Virtual reality has started to hold a place in the hearts of people that like fantasy and good stories. It has already been accepted into the gaming world as a staple technology for the gamers’ experience. When it came to the Festival Tous Ecrans in Europe, there were many VR products on display. There were many events dedicated to this exciting new forefront.
The World VR Forum participated in the many panels that were offered at the festival. One of the most intriguing ones was the potential that VR has in the field of journalism. In a world where the public is becoming increasingly apathetic to news, where they are inundated with stories that bear no relevance to their lives, VR is seeking to break down that barrier through VR.
The discussion at the Journalism: Virtual Meets Reality panel was led by WVRF’s founder. The panelists were from around the globe. They were people that worked either in journalism or VR already. The topic was to explore how to branch out VR into more practical applications in modern life than just storytelling.
The VR future seems like it could have applications in the real world, according to participants. The VR panelists are ones that see how journalism could be improved through VR.
People can learn about a story by experiencing it more vividly. VR, of course, has the potential to ignite all of the senses.
Of course, the ethical and practical questions emerged during the talks. The exploratory nature of the technology also lent itself to a vigorous discussion among the industry leaders. One of the more interesting questions was if there is a boundary between journalism and video games.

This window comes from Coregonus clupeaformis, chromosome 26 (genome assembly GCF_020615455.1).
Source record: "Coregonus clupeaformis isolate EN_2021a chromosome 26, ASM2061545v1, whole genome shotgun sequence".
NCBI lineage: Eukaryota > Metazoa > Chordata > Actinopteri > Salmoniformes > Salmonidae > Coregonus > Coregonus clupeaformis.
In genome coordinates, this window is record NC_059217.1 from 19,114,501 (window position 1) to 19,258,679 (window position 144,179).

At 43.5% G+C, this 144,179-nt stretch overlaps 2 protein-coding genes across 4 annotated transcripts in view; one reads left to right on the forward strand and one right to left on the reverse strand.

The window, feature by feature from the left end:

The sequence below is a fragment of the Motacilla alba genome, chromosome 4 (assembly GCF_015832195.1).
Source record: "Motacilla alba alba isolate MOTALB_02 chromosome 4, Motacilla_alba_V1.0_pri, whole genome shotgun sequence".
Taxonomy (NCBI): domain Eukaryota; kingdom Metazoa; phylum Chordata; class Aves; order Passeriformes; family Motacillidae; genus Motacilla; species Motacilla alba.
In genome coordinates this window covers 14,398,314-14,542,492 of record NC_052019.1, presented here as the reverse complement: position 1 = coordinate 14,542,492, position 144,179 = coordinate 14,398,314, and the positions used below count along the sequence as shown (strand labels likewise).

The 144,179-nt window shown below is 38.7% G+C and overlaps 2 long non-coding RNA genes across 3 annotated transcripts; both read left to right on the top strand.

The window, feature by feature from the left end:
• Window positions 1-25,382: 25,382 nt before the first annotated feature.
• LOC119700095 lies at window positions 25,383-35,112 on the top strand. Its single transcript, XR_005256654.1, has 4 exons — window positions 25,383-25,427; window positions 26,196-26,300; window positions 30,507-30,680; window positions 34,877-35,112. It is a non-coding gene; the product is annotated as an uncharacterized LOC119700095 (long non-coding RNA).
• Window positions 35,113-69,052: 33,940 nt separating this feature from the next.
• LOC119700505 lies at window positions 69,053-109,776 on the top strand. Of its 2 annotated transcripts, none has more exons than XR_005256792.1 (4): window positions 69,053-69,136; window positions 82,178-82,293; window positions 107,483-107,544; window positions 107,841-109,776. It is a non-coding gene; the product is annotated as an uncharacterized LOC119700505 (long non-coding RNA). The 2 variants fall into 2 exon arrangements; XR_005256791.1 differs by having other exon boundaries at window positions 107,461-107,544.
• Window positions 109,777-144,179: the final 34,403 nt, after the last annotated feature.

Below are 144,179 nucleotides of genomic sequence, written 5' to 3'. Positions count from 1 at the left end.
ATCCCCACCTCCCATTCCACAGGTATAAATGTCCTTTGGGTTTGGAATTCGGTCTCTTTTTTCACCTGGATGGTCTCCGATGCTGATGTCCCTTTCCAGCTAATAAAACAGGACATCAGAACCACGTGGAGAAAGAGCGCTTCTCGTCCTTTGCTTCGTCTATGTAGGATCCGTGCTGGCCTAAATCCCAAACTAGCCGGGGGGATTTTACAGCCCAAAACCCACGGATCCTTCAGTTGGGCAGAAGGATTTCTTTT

There is certainly a lot to be said on this topic. What works in a fantasy land might be too jarring if the collision is with reality. Imagine being transported to a war-torn setting, or a VR journalism experience where you are even in the heat of the battle?
These are places that many journalists even fear to tread. Their trade is supposed to help them illuminate even hard realities, but not many people would be willing to put on a bulletproof vest and head into an area where shots are whizzing back and forth.
The panelists also discussed whether the analytic side of a story would be lost with this form of journalism. The journalist is the narrator but often the lens through which the public interprets difficult realities. Journalists are meant to be objective, and this is why they aim to present both sides of the story. However, when the story is just experienced by the viewer, does the viewer have the wherewithal to see the other side?
Journalism is undoubtedly changing in this day and age. The Internet was the first step to innovation and even citizen journalism. The alternative media arose in the form of YouTube videos and creators that didn’t necessarily hold conventional degrees. The world could continue to change if VR technology moves forward into a practical space.